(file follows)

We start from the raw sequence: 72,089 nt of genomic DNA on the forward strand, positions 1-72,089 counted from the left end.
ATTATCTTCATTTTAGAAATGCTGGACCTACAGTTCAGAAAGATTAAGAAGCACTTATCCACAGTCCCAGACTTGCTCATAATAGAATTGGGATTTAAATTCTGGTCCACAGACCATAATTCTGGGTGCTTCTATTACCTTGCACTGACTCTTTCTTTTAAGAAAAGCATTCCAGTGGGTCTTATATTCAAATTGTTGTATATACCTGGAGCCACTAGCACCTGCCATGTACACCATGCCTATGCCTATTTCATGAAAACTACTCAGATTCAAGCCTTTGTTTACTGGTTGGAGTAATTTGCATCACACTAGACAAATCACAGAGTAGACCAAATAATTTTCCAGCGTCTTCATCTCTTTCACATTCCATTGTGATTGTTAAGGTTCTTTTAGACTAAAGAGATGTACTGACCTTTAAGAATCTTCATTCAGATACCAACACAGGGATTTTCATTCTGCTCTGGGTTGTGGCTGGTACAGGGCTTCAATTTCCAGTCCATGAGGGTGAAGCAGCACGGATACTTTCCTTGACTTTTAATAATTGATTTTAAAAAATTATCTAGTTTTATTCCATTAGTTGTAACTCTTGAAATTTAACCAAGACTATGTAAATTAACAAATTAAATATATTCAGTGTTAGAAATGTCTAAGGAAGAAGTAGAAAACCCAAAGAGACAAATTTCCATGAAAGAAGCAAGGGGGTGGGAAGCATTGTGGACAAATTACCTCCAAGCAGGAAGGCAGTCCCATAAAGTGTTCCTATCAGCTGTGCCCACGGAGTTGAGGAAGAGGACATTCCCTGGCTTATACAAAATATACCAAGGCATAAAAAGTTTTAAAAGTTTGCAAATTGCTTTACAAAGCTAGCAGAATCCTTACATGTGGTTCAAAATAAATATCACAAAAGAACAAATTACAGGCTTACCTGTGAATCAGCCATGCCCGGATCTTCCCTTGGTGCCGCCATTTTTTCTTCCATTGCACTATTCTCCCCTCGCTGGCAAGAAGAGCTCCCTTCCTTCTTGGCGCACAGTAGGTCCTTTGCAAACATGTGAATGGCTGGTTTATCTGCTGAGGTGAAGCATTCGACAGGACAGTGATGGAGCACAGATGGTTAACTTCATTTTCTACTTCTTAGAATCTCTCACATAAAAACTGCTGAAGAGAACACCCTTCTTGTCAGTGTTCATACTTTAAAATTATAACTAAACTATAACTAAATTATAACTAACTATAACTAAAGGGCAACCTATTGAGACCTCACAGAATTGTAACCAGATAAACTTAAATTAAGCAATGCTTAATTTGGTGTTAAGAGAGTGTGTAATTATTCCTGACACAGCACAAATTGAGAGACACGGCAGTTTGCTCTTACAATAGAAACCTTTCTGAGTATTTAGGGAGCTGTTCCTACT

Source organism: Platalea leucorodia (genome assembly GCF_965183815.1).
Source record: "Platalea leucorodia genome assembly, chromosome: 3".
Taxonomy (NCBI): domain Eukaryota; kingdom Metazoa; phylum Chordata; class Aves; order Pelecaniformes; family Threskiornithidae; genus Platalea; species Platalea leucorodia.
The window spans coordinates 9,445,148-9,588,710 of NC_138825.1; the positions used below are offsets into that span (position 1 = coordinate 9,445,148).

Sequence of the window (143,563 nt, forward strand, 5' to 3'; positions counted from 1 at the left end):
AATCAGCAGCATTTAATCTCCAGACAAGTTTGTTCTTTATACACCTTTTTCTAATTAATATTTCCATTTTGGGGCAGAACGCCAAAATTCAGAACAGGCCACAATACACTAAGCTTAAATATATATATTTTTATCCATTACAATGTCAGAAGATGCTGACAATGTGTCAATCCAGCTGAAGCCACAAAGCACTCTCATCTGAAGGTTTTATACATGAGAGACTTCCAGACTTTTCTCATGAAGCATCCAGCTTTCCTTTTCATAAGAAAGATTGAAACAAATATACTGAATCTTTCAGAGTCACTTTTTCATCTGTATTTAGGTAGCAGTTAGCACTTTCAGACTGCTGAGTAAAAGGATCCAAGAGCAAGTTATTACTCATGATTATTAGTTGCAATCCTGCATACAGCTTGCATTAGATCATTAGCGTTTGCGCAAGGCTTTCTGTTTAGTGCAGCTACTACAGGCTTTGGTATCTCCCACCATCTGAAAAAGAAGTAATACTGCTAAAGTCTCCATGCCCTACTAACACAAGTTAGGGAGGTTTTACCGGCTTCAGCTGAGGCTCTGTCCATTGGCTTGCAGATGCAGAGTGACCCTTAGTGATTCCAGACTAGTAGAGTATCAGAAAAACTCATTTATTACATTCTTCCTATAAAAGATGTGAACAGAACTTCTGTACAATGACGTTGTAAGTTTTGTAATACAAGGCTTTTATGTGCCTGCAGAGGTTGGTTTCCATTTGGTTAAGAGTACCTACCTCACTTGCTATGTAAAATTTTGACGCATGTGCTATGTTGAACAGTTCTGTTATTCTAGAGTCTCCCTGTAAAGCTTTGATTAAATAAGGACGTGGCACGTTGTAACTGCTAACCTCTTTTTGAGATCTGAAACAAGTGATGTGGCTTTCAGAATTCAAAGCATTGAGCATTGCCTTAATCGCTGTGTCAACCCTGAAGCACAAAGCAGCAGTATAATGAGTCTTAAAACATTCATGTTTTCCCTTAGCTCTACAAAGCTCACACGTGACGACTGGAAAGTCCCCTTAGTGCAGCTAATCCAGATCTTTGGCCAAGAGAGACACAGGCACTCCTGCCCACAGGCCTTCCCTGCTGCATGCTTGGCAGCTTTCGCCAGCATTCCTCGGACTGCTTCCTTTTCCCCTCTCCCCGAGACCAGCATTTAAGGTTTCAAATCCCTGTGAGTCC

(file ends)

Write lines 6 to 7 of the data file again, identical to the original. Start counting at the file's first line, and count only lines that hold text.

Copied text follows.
The window spans coordinates 9,445,148-9,588,710 of NC_138825.1; the positions used below are offsets into that span (position 1 = coordinate 9,445,148).

Sequence of the window (143,563 nt, forward strand, 5' to 3'; positions counted from 1 at the left end):